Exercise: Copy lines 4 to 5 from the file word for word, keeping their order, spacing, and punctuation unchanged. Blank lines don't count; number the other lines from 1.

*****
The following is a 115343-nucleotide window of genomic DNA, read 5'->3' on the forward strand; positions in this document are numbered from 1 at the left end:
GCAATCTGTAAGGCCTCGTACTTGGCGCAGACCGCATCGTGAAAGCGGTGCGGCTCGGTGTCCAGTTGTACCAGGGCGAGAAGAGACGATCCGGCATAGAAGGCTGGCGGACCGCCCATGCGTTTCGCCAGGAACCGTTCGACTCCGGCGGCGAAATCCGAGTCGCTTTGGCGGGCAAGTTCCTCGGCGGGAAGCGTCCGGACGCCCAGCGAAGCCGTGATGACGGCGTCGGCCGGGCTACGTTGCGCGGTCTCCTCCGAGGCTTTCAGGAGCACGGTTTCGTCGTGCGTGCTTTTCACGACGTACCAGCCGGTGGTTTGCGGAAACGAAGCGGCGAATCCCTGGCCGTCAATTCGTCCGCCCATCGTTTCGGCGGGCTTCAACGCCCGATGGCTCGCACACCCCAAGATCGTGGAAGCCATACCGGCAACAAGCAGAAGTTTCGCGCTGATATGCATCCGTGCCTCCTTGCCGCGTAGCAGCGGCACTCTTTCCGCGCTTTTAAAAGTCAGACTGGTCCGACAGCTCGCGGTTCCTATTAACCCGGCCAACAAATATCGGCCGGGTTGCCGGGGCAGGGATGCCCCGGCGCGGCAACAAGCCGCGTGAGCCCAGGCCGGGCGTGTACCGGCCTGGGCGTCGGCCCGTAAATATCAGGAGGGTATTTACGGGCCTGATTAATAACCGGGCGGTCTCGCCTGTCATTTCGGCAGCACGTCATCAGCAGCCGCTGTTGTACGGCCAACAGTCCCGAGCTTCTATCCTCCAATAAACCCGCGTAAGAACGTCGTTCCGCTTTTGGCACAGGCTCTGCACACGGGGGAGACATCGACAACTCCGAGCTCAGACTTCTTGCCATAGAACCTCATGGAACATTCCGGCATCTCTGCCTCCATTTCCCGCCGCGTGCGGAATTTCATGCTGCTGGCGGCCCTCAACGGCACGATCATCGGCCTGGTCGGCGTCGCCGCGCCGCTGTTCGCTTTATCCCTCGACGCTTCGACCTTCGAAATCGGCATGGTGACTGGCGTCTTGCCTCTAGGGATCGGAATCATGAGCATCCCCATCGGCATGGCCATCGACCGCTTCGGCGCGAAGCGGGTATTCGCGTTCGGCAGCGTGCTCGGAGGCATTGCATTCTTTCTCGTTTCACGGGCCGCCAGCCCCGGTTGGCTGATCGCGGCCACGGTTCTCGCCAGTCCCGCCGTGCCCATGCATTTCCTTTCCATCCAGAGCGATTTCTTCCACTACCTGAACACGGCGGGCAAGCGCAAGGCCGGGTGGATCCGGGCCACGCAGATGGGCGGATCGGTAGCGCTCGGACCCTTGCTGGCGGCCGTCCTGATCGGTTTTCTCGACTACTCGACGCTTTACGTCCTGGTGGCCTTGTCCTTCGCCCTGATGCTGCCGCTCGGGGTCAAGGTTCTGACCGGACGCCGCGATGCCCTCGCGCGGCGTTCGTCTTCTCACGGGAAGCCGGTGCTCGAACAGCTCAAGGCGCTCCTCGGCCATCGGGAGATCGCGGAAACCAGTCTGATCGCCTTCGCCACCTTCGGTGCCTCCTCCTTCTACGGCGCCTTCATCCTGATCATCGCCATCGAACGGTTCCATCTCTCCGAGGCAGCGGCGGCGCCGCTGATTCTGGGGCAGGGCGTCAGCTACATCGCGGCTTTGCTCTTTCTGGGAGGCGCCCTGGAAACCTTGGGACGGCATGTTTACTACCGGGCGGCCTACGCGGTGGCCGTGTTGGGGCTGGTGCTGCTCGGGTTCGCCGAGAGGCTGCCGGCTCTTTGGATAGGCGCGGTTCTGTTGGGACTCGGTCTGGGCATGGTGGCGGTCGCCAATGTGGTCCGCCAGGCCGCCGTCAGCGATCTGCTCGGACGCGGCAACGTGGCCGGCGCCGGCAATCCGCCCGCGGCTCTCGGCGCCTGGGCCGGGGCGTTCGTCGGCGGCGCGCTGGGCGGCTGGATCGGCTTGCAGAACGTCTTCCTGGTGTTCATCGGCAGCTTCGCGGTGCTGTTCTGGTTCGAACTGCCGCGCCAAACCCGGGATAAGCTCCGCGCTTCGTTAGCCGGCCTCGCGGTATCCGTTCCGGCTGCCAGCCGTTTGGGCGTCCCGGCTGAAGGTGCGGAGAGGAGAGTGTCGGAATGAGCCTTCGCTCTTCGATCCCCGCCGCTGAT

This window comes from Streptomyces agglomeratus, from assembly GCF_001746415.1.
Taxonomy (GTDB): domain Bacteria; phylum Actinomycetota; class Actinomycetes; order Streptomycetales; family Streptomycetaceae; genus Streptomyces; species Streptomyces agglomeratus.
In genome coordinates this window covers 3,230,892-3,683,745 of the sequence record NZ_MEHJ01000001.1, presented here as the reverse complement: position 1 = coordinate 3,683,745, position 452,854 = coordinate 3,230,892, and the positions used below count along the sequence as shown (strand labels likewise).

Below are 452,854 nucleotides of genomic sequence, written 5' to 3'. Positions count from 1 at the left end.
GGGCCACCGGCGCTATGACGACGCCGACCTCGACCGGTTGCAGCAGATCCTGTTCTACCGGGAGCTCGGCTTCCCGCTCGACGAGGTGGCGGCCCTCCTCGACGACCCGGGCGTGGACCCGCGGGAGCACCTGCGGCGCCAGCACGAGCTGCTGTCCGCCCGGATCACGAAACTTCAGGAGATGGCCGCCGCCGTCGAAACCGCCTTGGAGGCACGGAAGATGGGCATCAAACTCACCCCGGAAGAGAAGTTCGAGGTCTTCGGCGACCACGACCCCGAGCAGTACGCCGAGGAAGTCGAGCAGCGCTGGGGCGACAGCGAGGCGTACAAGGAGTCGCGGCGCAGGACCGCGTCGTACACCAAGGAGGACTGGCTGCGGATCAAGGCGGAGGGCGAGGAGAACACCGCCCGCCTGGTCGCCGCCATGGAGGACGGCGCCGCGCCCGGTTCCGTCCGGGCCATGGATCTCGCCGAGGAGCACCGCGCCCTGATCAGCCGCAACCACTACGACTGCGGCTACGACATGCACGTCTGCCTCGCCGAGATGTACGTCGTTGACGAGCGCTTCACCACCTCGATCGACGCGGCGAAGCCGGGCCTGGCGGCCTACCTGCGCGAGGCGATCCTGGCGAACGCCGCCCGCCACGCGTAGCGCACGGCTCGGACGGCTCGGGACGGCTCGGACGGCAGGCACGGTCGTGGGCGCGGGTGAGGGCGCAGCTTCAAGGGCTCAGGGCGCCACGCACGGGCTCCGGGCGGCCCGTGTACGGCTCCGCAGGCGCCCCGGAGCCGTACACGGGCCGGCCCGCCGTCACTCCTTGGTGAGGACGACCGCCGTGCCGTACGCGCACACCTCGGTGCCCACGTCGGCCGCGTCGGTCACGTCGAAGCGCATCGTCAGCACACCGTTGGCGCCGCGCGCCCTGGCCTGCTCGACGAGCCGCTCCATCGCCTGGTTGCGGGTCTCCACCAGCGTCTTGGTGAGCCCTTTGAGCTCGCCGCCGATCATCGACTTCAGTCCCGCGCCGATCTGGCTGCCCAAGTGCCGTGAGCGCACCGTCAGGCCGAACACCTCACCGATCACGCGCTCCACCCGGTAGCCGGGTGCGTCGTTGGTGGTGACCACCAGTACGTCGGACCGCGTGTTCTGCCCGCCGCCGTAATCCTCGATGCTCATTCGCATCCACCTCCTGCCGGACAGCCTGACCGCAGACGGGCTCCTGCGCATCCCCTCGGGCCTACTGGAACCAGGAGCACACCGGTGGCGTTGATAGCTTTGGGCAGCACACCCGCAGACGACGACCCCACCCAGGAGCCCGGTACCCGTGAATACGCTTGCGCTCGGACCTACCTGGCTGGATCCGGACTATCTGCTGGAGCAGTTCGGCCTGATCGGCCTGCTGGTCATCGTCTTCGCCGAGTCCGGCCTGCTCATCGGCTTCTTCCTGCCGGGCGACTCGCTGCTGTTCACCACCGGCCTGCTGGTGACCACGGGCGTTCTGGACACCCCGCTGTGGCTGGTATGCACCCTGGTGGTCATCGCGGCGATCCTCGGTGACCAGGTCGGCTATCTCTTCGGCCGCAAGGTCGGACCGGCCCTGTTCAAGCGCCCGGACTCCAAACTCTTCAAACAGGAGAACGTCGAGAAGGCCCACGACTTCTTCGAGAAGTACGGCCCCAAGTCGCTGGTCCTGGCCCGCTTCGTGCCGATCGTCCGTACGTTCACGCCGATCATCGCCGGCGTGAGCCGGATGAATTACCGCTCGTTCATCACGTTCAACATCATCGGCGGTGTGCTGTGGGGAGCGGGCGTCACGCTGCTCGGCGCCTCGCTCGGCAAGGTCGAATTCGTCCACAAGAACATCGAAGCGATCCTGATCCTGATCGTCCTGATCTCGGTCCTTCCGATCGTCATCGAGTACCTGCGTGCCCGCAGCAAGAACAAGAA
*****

Taxonomy (GTDB): domain Bacteria; phylum Actinomycetota; class Actinomycetes; order Streptomycetales; family Streptomycetaceae; genus Streptomyces; species Streptomyces agglomeratus.
In genome coordinates this window covers 3,230,892-3,683,745 of the sequence record NZ_MEHJ01000001.1, presented here as the reverse complement: position 1 = coordinate 3,683,745, position 452,854 = coordinate 3,230,892, and the positions used below count along the sequence as shown (strand labels likewise).